When was obedience the greatest? • the person giving the order was near in proximity and seemed a legitimate authority • the person giving the order was affiliated with a prestigious institution • the victim was far away or was depersonalized • no other participants were seen disobeying
What can we learn from these studies? • The experiments of Asch and Milgram were devised to force participants to choose between following their own beliefs/standards and being responsive to the group. • Strong social influences can make people conform.
Most people would refuse to obey an authority figure who told them to hurt an innocent person. FALSE
How do groups influence our behavior? • social facilitation- stronger performance on simple or well-learned tasks in the presence of others • social loafing- tendency for people in a group to exert less effort when pooling their efforts toward attaining a common goal than when individually accountable • deindividuation- loss of self-awareness and self-restraint occurring in group situations that foster arousal and anonymity
Studies of college and professional athletic events indicate that home teams win about 6 in 10 games. TRUE
Individuals pull harder in a team tug-of-war than when they pull in a one-on-one tug-of-war. FALSE
How does interacting with others effect our behavior? • group polarization- enhancement of a group’s prevailing inclinations through discussion within the group • groupthink- mode of thinking that occurs when the desire for harmony in a decision-making group overrides a realistic appraisal of alternatives
The higher the morale and harmony of a social group, the more likely are its members to make a good decision. FALSE
What can the individual do? • minority influence- power of one or two individuals to sway majorities • more likely when the minority opinion is held strong Never doubt that a small group of thoughtful, committed citizens can change the world. Indeed, it is the only thing that ever has. ~Margaret Mead (1901-1978)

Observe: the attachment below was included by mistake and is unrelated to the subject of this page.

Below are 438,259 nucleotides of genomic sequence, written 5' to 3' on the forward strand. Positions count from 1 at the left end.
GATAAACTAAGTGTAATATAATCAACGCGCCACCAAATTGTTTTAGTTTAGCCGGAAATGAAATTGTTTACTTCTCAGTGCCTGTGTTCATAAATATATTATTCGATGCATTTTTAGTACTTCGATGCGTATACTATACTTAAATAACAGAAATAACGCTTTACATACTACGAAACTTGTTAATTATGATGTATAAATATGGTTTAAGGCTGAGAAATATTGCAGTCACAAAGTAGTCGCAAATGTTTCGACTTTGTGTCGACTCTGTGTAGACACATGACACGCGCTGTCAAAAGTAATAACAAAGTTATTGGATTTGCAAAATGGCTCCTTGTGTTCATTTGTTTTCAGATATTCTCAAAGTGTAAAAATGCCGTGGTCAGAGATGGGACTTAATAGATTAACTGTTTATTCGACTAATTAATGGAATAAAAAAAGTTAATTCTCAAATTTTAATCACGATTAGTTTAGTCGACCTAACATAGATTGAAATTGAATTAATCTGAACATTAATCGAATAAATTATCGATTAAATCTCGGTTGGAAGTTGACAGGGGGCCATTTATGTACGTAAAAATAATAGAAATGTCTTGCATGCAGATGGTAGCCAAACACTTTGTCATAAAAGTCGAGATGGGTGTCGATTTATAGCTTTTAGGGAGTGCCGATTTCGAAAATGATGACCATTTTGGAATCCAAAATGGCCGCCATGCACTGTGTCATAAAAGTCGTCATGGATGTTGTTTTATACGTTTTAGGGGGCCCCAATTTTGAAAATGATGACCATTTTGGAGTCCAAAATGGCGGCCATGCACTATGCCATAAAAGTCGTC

Social Relations prejudice, aggression, conflict, attraction, altruism, & peacemaking
Prejudice"prejudgment" • unjustifiable (usually negative) attitude toward a group or members; generally involves stereotyped beliefs, negative feelings, predisposition to discriminatory action • stereotype- generalized belief about a group of people; sometimes accurate, but often overgeneralized
Prejudice vs. Discrimination prejudice is a negative attitude; discrimination is a negative behavior
The how's and why's of prejudice… • it seems racial and gender attitudes have changed • overt prejudice has disappeared, but subtle prejudice remains • recent experiments show prejudice can be automatic/unconscious
social, emotional and cognitive roots of prejudice • Social: • prejudice rationalizes social inequalities • us and them: ingroup bias • Emotional: • prejudice comes from “the passions of the heart” • scapegoat theory: prejudice offers an outlet for anger by providing someone to blame • Cognitive: • categorization- a way to simplify the world • just-world phenomenon and hindsight bias • vivid cases stand out more readily
Vivid Cases Islam Terrorism
Aggression • any physical or verbal behavior intended to hurt or destroy • biological influences: • genetic, neural and biochemical • psychological influences: • frustration-aggression principle, learning, observation • It is difficult to change established aggressive behavior patterns.
Those who keep a gun in the house are more likely to be murdered. TRUE
Conflict • perceived incompatibility of actions, goals, and ideas • social traps-situation where conflicting parties, by each pursuing their self-interest, become caught in mutually destructive behaviors • Prisoner’s Dilemma (individual self-interest vs. communal well-being) • enemy perceptions
Attraction Three ingredients: • proximity • physical attractiveness • similarity
Proximity • geographic nearness • most powerful predictor of friendship • mere exposure effect • repeated exposure to novel stimuli increases our liking
Physical Attractiveness • this is what most affects first impressions • judgment of attraction is relative, but some characteristics are universal • attraction also depends on how we feel about a person • “Do I love you because you’re beautiful, or are you beautiful, because I love you?” (Cinderella) • “Love looks not with the eyes, but with the mind.” (A Midsummer Night’s Dream)
"Opposites attract." Similarity “Birds of a feather, flock together.”
2 types of love • temporary passionate love • more enduring companionate love 2 keys to a satisfying and long-lasting relationship • equity and self-disclosure
Altruism • unselfish regard for the welfare of others • bystander effect- tendency for any given bystander to be less likely to give aid if other bystanders are present • Why do we help people? • social-exchange theory • reciprocity norm • social-responsibility norm